Dr. Lushniak began his USPHS career in 1988 in the Epidemic Intelligence Service (EIS) and initially served with the CDC’s National Institute for Occupational Safety and Health (NIOSH) in Cincinnati, Ohio where he conducted epidemiological investigations of workplace hazards. In 1993, he completed a dermatology residency at the University of Cincinnati and established an occupational skin disease program at NIOSH. He also served on assignments in Bangladesh, St. Croix, Russia, and Kosovo, was part of the CDC/NIOSH team at Ground Zero and part of the CDC anthrax team in Washington, DC. In 2004, he transitioned from CDC to the FDA in the Office of Counterterrorism and was appointed FDA Assistant Commissioner for Counterterrorism Policy in 2005. He was deployed to Hurricane Katrina and also served as the FDA Deputy Incident Commander for the 2009 pandemic response. He was promoted to Rear Admiral, Lower Half in 2006 and attained the rank of Rear Admiral, Upper Half in 2010. He retired from the USPHS On October 1, 2015 after 27 years of service.
Dr. Lushniak was born in Chicago to post-World War II immigrants from Ukraine. He was admitted to the six-year Honors Program in Medical Education at Northwestern University and completed his B.S. degree in 1981 and M.D. in 1983. In 1984, he completed his MPH degree at Harvard University. He completed a residency in family medicine in 1987 (St Joseph Hospital, Chicago) and maintains certifications in dermatology and preventive medicine (occupational).
A firm believer in leadership by example, Dr. Lushniak also promotes the core messages of the National Prevention Strategy via his active lifestyle. He is an avid long-distance bicyclist, runner and hiker. He resides in Rockville, Maryland with his wife Dr. Patricia Cusumano and is a proud father of two daughters.
As warm weather approaches and millions of Americans prepare to enjoy the great outdoors, the risk for ultraviolet (UV) damage of the skin increases. Skin cancer is on the rise in the United States, and the American Cancer Society estimates that one American dies every hour from skin cancer. This year alone, the American Cancer Society estimates there will be more than 73,870 new cases of malignant melanoma, the most serious form of skin cancer, and more than two million new cases of basal cell and squamous cell skin cancers in the U.S.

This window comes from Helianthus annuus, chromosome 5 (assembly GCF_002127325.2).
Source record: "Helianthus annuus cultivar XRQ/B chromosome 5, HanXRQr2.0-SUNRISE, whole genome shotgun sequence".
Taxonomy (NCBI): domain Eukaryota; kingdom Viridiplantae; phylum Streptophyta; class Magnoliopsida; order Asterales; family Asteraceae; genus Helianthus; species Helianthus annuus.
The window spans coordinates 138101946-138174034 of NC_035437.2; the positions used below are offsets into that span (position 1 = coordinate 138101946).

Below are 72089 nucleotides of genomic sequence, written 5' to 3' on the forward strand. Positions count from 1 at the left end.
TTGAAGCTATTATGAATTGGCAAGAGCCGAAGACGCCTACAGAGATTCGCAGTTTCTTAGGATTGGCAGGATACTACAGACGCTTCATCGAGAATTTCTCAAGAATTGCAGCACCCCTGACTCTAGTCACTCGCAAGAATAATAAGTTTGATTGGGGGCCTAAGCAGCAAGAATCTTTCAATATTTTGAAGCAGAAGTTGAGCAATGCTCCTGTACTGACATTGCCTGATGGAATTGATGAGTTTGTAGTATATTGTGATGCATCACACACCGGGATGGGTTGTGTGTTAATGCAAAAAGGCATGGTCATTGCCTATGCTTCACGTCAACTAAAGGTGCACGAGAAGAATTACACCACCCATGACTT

Most skin cancers are caused by overexposure to UV radiation. Individuals with lighter-toned skin are more susceptible to UV damage, although people of all races and ethnicities can be at risk for skin cancer. Those who have a family history of skin cancer, plenty of moles or freckles, or a history of severe sunburns early in life are at a higher risk of skin cancer as well. To minimize the harmful effects of excessive and unprotected sun exposure, protection from intense UV radiation should be a life-long practice for everyone.
This category is open to Federal and state governmental agencies and organizations with special expertise and/or interest in skin cancer prevention and which endorse the National Council’s vision, mission, and goals. Advisory members and Federal Liaison members are not able to contribute financial support due to government regulations. Advisory members vote and serve as Co-Chairpersons and Committee Chairs.
This category is open to organizations outside of the U.S. with an expertise or interest in skin cancer prevention and who endorse the vision, mission, and goals of the National Council. International Members commit financial support in the amount of $150.00 U.S. dollars annually. These funds will be designated for the National Council operating expenses based on annual budgetary projection. International Members do not vote, nor can they serve as a Co-Chairperson or Committee Chairs.
This membership category is open to organizations with an interest in skin cancer prevention and who endorse the vision, mission and goals of the National Council. General members commit financial support in the amount of $150.00 annually. These funds will be designated for the National Council operating expenses based on annual budgetary projection. General members vote and can serve as a Co-Chairperson and Committee Chairs.
Core members are national nonprofit organizations with major ongoing efforts in skin cancer prevention. Core members commit financial support in the amount of at least $15,000 annually for a minimum of three years. These funds are designated for the National Council operating expenses based on annual budgetary projection. Core members manage expenditures of National Council funds. Representatives from core organizations participate in the Steering Committee with the National Council Co-Chairpersons and Executive Director to oversee implementation of the deliverables of Council initiatives and programs. Core members vote and serve as Co-Chairperson and Committee Chairs.